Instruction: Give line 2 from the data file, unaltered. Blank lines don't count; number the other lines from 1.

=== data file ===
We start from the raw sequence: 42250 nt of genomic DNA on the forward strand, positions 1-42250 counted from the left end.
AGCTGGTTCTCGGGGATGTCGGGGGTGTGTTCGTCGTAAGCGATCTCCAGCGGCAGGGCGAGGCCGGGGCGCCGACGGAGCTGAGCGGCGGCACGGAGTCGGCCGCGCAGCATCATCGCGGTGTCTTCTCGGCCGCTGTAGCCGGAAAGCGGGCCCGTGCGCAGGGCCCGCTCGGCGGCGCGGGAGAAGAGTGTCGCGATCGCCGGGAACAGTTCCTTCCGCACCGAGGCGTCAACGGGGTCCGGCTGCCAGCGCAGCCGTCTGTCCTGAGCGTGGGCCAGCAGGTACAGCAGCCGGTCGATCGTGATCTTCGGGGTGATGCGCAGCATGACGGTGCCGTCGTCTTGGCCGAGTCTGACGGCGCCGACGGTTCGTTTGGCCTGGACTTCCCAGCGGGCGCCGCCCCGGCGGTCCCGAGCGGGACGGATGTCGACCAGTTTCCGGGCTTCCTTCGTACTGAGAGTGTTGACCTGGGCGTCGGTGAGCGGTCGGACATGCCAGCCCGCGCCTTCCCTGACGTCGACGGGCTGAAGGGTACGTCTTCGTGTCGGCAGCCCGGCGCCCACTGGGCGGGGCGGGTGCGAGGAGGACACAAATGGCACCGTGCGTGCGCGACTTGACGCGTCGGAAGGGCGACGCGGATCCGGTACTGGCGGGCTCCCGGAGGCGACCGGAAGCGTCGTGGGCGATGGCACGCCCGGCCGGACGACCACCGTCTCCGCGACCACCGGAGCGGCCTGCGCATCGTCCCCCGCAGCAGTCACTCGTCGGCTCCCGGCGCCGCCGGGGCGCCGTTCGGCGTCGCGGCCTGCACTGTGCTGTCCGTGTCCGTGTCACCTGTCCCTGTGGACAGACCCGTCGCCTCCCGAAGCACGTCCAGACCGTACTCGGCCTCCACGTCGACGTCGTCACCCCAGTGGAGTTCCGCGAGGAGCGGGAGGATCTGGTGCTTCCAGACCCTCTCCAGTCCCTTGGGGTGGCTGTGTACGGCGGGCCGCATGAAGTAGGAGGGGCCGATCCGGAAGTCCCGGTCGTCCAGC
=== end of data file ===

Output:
AGCTGGTTCTCGGGGATGTCGGGGGTGTGTTCGTCGTAAGCGATCTCCAGCGGCAGGGCGAGGCCGGGGCGCCGACGGAGCTGAGCGGCGGCACGGAGTCGGCCGCGCAGCATCATCGCGGTGTCTTCTCGGCCGCTGTAGCCGGAAAGCGGGCCCGTGCGCAGGGCCCGCTCGGCGGCGCGGGAGAAGAGTGTCGCGATCGCCGGGAACAGTTCCTTCCGCACCGAGGCGTCAACGGGGTCCGGCTGCCAGCGCAGCCGTCTGTCCTGAGCGTGGGCCAGCAGGTACAGCAGCCGGTCGATCGTGATCTTCGGGGTGATGCGCAGCATGACGGTGCCGTCGTCTTGGCCGAGTCTGACGGCGCCGACGGTTCGTTTGGCCTGGACTTCCCAGCGGGCGCCGCCCCGGCGGTCCCGAGCGGGACGGATGTCGACCAGTTTCCGGGCTTCCTTCGTACTGAGAGTGTTGACCTGGGCGTCGGTGAGCGGTCGGACATGCCAGCCCGCGCCTTCCCTGACGTCGACGGGCTGAAGGGTACGTCTTCGTGTCGGCAGCCCGGCGCCCACTGGGCGGGGCGGGTGCGAGGAGGACACAAATGGCACCGTGCGTGCGCGACTTGACGCGTCGGAAGGGCGACGCGGATCCGGTACTGGCGGGCTCCCGGAGGCGACCGGAAGCGTCGTGGGCGATGGCACGCCCGGCCGGACGACCACCGTCTCCGCGACCACCGGAGCGGCCTGCGCATCGTCCCCCGCAGCAGTCACTCGTCGGCTCCCGGCGCCGCCGGGGCGCCGTTCGGCGTCGCGGCCTGCACTGTGCTGTCCGTGTCCGTGTCACCTGTCCCTGTGGACAGACCCGTCGCCTCCCGAAGCACGTCCAGACCGTACTCGGCCTCCACGTCGACGTCGTCACCCCAGTGGAGTTCCGCGAGGAGCGGGAGGATCTGGTGCTTCCAGACCCTCTCCAGTCCCTTGGGGTGGCTGTGTACGGCGGGCCGCATGAAGTAGGAGGGGCCGATCCGGAAGTCCCGGTCGTCCAGC